SCRIPTURE READINGS: [ACTS 2:36-41; PS 33:4-5,18-20,22; JN 20:11-18 ]

If you were there among the crowd when St Peter gave his first discourse on the resurrection of Christ and what it meant with regard to the identity of Jesus, what would you have done? How would you have responded to the declaration that “The whole House of Israel can be certain that God has made this Jesus whom you crucified both Lord and Christ.”? The crowd did not see the Risen Lord, only the apostles and some disciples did. Neither have we seen the Lord physically as they did. However, look at their response. “That very day about three thousand were added to their number.”

To come to faith in the Risen Lord, we must first find grounds for belief. For the seed of faith to take place, we must first listen to the testimony of those who have encountered the Risen Lord. This was what the early converts did. The crowd that gathered at Jerusalem heard the testimony of St Peter and the apostles. “Jesus of Nazareth, a man attested to you by God with deeds of power, wonders, and signs that God did through him among you, as you yourselves know – this man, handed over to you according to the definite plan and foreknowledge of God, you crucified and killed by the hands of those outside the law. But God raised him up, having freed him from death, because it was impossible for him to be held in its power.” (Acts 2:22-24)

Secondly, they heard the arguments to substantiate their claims so that what they saw could be verified from the scriptures. “He spoke to them for a long time using many arguments.” So for many of us, before we take the leap of faith, we need to be convinced before we can be convicted. So St Peter cited from the psalm of David who prophesied that his descendant would not see death. “I saw the Lord always before me, for he is at my right hand so that I will not be shaken; therefore my heart was glad, and my tongue rejoiced; moreover my flesh will live in hope. For you will not abandon my soul to Hades, or let your Holy One experience corruption. You have made known to me the ways of life; you will make me full of gladness with your presence.” Indeed, we read that “They were convinced by his arguments, and they accepted what he said and were baptised.”

Having come to faith in Christ as Lord, the next step is to make an act of commitment. So when they heard the discourse of St Peter, “they were cut to the heart and said to Peter and the apostles, ‘What must we do, brothers?’ ‘You must repent.’ Peter answered ‘and every one of you must be baptised in the name of Jesus Christ for the forgiveness of your sins, and you will receive the gift of the Holy Spirit.” So, the action of accepting Jesus as Lord is repentance and be baptized.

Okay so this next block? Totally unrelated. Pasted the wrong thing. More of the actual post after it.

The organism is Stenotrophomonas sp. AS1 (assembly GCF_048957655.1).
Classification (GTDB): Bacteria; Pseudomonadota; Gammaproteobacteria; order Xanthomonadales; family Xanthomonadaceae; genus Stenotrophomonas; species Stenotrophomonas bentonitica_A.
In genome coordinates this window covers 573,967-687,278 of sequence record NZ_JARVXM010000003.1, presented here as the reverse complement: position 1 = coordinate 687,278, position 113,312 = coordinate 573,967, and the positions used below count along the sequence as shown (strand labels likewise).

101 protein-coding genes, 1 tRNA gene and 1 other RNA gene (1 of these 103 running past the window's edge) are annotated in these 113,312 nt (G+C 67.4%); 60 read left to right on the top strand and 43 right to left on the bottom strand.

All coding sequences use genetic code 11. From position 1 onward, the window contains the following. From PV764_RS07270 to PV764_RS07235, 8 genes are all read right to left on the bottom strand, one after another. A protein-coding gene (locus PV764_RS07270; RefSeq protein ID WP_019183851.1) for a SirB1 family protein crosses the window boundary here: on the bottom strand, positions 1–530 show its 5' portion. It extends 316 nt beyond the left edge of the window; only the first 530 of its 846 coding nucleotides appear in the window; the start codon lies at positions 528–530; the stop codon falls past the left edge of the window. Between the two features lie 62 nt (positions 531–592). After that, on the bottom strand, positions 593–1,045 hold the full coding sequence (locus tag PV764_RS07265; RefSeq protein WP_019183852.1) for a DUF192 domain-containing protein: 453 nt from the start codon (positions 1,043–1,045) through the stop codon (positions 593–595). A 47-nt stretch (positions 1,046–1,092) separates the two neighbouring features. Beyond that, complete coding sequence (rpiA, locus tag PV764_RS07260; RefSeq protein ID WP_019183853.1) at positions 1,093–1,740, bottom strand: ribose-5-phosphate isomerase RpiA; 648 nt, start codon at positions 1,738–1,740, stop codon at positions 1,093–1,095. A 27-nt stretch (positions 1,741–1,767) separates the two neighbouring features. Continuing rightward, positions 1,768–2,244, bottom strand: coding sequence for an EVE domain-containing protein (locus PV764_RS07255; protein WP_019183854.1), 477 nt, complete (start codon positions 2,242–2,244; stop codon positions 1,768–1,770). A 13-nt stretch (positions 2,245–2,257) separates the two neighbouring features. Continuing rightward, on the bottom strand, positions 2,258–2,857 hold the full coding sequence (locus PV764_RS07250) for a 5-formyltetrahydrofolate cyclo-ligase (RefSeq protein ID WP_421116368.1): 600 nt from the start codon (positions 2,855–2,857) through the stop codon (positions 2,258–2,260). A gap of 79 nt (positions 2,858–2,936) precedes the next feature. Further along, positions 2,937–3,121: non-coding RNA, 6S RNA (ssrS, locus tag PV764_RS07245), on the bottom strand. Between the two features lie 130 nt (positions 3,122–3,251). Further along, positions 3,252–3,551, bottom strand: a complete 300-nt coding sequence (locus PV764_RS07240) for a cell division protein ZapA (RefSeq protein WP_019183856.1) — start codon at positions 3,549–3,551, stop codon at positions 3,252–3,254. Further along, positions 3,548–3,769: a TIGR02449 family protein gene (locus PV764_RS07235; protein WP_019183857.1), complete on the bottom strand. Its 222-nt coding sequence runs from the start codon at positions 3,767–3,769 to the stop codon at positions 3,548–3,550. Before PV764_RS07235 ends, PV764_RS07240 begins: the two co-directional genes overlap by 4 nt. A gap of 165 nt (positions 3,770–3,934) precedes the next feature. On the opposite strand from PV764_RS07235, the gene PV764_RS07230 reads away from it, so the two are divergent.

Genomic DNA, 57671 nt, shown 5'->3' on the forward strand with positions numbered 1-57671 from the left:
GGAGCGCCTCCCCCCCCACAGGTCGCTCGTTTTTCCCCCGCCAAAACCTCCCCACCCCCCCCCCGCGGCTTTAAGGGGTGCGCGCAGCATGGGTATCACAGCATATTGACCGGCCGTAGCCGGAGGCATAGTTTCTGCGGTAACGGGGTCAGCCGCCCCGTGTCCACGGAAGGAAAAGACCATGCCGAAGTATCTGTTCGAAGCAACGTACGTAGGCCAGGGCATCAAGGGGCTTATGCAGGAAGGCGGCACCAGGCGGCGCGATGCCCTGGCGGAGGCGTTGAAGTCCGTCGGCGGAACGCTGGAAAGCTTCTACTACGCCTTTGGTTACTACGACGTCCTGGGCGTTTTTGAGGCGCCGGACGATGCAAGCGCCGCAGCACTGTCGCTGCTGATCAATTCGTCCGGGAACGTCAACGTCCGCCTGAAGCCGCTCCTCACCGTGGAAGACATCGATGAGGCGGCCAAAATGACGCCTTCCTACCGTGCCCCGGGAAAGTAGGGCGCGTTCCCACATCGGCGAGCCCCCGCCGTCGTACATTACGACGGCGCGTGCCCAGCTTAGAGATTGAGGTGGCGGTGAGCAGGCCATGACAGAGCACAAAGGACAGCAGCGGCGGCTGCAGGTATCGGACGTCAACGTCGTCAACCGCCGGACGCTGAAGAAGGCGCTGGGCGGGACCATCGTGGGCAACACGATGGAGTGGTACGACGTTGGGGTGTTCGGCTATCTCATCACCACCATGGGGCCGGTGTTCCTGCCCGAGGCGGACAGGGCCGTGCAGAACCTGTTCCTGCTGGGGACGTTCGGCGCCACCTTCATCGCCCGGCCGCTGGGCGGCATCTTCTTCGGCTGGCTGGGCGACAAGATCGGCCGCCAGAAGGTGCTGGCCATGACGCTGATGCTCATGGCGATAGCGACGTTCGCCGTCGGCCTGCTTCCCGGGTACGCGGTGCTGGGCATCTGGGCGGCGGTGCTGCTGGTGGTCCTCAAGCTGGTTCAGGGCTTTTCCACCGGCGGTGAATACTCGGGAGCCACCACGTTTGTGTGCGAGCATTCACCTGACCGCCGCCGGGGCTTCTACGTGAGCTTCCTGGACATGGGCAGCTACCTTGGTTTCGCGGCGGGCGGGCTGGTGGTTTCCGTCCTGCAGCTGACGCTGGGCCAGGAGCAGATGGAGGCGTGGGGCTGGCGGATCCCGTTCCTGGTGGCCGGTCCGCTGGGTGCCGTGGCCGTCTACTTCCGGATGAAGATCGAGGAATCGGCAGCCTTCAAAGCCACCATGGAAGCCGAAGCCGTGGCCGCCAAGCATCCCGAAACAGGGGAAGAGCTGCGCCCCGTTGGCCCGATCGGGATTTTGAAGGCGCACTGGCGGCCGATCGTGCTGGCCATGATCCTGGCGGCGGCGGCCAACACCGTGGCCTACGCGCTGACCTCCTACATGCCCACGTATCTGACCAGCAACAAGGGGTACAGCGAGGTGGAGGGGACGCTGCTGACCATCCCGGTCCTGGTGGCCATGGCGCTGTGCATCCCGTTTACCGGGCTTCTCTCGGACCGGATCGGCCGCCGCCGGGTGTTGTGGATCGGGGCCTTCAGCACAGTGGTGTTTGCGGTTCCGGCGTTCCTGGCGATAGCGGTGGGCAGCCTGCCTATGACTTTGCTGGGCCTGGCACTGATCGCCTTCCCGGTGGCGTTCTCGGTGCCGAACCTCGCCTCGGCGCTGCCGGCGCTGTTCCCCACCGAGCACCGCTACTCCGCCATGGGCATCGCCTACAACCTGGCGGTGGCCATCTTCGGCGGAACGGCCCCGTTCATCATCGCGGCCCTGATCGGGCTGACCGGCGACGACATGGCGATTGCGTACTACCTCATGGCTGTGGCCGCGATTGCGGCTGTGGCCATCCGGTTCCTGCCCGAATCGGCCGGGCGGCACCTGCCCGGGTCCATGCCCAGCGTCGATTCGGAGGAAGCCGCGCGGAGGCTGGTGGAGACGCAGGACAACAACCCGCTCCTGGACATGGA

What is repentance? To repent is to turn away from sin. This is what St Peter asked of them, “Save yourselves from this perverse generation.” Giving up our sins is the way for us to encounter the Risen Lord. So long as we live in our sins, we will not be able to encounter Him in the Spirit. “Those who are unspiritual do not receive the gifts of God’s Spirit, for they are foolishness to them, and they are unable to understand them because they are spiritually discerned. Those who are spiritual discern all things, and they are themselves subject to no one else’s scrutiny.” (1 Cor 2:14f)

To repent means to give up our pride in wanting to comprehend God with our finite minds. This was what Mary Magdalene and the rest of the apostles did. They were still looking for the Jesus of Nazareth who was dead. That was why the angel said to them. “Why do you look for the living among the dead? He is not here, but has risen.” (Lk 24:5)

So long as we keep looking for the Jesus of Nazareth, we will not be able to see the Risen Lord. Many of us have preconceived ideas of how the Lord should manifest Himself to us. We are looking for Him to come in a definite way when He would have come in other ways. Indeed, we must allow the possibilities for God to show His face to us. St Paul warns us, “None of the rulers of this age understood this; for if they had, they would not have crucified the Lord of glory. But, as it is written, ‘What no eye has seen, nor ear heard, nor the human heart conceived, what God has prepared for those who love him’ – these things God has revealed to us through the Spirit; for the Spirit searches everything, even the depths of God. For what human being knows what is truly human except the human spirit that is within? So also no one comprehends what is truly God’s except the Spirit of God.” (1 Cor 2:8-11)